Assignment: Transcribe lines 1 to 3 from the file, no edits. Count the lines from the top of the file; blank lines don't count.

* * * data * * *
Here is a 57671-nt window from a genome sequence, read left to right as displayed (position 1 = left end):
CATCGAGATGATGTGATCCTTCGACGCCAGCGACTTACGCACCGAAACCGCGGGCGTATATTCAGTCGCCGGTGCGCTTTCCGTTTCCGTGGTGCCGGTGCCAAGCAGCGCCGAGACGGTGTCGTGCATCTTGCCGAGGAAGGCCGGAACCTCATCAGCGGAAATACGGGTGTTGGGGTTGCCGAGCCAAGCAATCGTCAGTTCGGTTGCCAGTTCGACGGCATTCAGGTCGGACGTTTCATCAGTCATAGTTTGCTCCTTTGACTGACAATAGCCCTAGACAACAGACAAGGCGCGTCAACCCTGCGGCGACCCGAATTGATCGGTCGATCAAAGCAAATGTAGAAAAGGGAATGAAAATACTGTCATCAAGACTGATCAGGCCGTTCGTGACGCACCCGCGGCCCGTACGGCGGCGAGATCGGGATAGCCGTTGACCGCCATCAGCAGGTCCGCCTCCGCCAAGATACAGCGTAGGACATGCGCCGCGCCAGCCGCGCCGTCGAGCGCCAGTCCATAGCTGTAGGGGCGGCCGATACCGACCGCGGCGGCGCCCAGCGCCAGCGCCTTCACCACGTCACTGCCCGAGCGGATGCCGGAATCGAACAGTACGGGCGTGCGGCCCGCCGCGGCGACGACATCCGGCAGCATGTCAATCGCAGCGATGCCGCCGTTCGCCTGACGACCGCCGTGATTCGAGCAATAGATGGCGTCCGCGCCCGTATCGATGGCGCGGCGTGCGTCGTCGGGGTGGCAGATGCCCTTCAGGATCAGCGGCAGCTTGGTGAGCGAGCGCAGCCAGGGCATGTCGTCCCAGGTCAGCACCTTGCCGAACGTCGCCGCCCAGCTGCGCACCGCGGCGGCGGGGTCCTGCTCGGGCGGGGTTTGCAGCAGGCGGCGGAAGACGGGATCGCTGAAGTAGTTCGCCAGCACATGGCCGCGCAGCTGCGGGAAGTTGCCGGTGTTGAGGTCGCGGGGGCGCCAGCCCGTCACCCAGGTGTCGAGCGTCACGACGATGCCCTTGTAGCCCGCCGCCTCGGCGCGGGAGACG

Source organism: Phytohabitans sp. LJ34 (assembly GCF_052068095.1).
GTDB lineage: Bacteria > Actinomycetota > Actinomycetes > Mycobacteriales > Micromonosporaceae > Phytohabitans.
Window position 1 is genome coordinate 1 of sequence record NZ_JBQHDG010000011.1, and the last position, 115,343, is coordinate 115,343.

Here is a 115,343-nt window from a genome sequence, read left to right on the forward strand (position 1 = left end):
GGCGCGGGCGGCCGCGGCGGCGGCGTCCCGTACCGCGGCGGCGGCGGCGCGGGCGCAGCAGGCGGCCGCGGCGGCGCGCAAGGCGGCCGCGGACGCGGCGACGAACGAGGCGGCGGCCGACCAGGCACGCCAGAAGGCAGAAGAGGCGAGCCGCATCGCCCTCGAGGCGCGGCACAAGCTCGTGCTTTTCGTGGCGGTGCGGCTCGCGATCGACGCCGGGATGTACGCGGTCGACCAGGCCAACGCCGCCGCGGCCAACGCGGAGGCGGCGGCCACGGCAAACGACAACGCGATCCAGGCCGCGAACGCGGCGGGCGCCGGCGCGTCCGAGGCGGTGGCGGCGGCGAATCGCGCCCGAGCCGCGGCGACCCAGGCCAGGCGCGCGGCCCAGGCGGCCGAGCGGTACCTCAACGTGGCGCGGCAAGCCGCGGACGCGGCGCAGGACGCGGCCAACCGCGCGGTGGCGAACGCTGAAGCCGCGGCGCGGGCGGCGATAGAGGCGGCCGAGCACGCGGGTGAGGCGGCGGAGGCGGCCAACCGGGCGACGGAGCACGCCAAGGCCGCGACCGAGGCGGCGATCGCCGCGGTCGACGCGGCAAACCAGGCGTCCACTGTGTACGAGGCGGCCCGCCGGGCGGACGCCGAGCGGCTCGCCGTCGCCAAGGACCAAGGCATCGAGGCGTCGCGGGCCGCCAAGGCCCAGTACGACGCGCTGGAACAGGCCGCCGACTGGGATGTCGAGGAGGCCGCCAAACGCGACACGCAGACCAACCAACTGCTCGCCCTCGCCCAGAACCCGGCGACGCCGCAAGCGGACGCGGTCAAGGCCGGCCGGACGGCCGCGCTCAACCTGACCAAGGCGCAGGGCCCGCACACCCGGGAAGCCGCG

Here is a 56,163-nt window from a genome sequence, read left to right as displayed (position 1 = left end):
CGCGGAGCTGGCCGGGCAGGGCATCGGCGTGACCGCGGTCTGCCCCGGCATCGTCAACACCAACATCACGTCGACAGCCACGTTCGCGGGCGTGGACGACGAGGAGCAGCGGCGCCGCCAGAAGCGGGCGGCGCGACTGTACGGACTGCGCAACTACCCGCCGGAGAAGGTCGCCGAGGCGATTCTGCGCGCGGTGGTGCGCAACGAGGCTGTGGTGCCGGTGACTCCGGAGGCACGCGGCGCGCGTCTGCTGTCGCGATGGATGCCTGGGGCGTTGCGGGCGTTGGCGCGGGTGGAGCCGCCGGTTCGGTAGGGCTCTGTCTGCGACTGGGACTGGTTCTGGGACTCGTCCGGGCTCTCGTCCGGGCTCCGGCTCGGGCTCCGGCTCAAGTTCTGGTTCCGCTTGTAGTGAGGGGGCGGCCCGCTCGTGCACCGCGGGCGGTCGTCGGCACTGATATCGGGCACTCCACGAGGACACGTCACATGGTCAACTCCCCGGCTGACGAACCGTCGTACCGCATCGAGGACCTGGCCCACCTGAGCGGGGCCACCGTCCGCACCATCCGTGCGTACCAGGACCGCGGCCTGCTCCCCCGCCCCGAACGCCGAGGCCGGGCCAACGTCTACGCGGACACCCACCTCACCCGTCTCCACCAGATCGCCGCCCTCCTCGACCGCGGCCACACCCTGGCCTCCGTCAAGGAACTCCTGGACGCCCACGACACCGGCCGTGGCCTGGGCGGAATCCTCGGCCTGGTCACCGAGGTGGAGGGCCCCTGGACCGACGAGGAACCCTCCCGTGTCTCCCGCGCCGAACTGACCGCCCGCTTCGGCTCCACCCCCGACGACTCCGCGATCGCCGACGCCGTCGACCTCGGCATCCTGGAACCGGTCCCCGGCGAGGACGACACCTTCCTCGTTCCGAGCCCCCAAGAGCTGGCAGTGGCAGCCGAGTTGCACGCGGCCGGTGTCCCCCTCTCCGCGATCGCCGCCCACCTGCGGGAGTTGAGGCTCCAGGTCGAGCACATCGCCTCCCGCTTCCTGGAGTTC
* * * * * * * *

Here is a 57671-nt window from a genome sequence, read left to right as displayed (position 1 = left end):
CATCGAGATGATGTGATCCTTCGACGCCAGCGACTTACGCACCGAAACCGCGGGCGTATATTCAGTCGCCGGTGCGCTTTCCGTTTCCGTGGTGCCGGTGCCAAGCAGCGCCGAGACGGTGTCGTGCATCTTGCCGAGGAAGGCCGGAACCTCATCAGCGGAAATACGGGTGTTGGGGTTGCCGAGCCAAGCAATCGTCAGTTCGGTTGCCAGTTCGACGGCATTCAGGTCGGACGTTTCATCAGTCATAGTTTGCTCCTTTGACTGACAATAGCCCTAGACAACAGACAAGGCGCGTCAACCCTGCGGCGACCCGAATTGATCGGTCGATCAAAGCAAATGTAGAAAAGGGAATGAAAATACTGTCATCAAGACTGATCAGGCCGTTCGTGACGCACCCGCGGCCCGTACGGCGGCGAGATCGGGATAGCCGTTGACCGCCATCAGCAGGTCCGCCTCCGCCAAGATACAGCGTAGGACATGCGCCGCGCCAGCCGCGCCGTCGAGCGCCAGTCCATAGCTGTAGGGGCGGCCGATACCGACCGCGGCGGCGCCCAGCGCCAGCGCCTTCACCACGTCACTGCCCGAGCGGATGCCGGAATCGAACAGTACGGGCGTGCGGCCCGCCGCGGCGACGACATCCGGCAGCATGTCAATCGCAGCGATGCCGCCGTTCGCCTGACGACCGCCGTGATTCGAGCAATAGATGGCGTCCGCGCCCGTATCGATGGCGCGGCGTGCGTCGTCGGGGTGGCAGATGCCCTTCAGGATCAGCGGCAGCTTGGTGAGCGAGCGCAGCCAGGGCATGTCGTCCCAGGTCAGCACCTTGCCGAACGTCGCCGCCCAGCTGCGCACCGCGGCGGCGGGGTCCTGCTCGGGCGGGGTTTGCAGCAGGCGGCGGAAGACGGGATCGCTGAAGTAGTTCGCCAGCACATGGCCGCGCAGCTGCGGGAAGTTGCCGGTGTTGAGGTCGCGGGGGCGCCAGCCCGTCACCCAGGTGTCGAGCGTCACGACGATGCCCTTGTAGCCCGCCGCCTCGGCGCGGGAGACG

Source organism: Phytohabitans sp. LJ34 (assembly GCF_052068095.1).